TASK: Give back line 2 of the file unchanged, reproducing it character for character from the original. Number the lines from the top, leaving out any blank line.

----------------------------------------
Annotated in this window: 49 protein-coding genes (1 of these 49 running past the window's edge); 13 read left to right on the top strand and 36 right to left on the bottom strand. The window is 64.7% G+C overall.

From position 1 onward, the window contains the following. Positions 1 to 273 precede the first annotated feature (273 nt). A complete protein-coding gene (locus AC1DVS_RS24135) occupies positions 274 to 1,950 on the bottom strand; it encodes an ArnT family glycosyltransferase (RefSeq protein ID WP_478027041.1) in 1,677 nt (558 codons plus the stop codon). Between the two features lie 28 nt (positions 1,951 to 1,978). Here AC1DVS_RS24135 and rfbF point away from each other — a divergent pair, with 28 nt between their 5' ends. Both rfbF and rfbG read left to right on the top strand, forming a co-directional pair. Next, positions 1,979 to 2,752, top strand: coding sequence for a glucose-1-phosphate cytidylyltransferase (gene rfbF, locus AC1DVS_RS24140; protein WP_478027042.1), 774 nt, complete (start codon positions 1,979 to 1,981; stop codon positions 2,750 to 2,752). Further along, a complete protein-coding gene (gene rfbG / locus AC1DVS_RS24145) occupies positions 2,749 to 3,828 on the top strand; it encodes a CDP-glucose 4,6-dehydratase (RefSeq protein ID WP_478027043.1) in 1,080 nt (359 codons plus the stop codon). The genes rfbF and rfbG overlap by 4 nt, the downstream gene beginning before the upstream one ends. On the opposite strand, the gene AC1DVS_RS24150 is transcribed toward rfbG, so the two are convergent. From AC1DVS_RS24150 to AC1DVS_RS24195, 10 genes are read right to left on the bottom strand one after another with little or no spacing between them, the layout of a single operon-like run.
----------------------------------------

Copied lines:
From position 1 onward, the window contains the following. Positions 1 to 273 precede the first annotated feature (273 nt). A complete protein-coding gene (locus AC1DVS_RS24135) occupies positions 274 to 1,950 on the bottom strand; it encodes an ArnT family glycosyltransferase (RefSeq protein ID WP_478027041.1) in 1,677 nt (558 codons plus the stop codon). Between the two features lie 28 nt (positions 1,951 to 1,978). Here AC1DVS_RS24135 and rfbF point away from each other — a divergent pair, with 28 nt between their 5' ends. Both rfbF and rfbG read left to right on the top strand, forming a co-directional pair. Next, positions 1,979 to 2,752, top strand: coding sequence for a glucose-1-phosphate cytidylyltransferase (gene rfbF, locus AC1DVS_RS24140; protein WP_478027042.1), 774 nt, complete (start codon positions 1,979 to 1,981; stop codon positions 2,750 to 2,752). Further along, a complete protein-coding gene (gene rfbG / locus AC1DVS_RS24145) occupies positions 2,749 to 3,828 on the top strand; it encodes a CDP-glucose 4,6-dehydratase (RefSeq protein ID WP_478027043.1) in 1,080 nt (359 codons plus the stop codon). The genes rfbF and rfbG overlap by 4 nt, the downstream gene beginning before the upstream one ends. On the opposite strand, the gene AC1DVS_RS24150 is transcribed toward rfbG, so the two are convergent. From AC1DVS_RS24150 to AC1DVS_RS24195, 10 genes are read right to left on the bottom strand one after another with little or no spacing between them, the layout of a single operon-like run.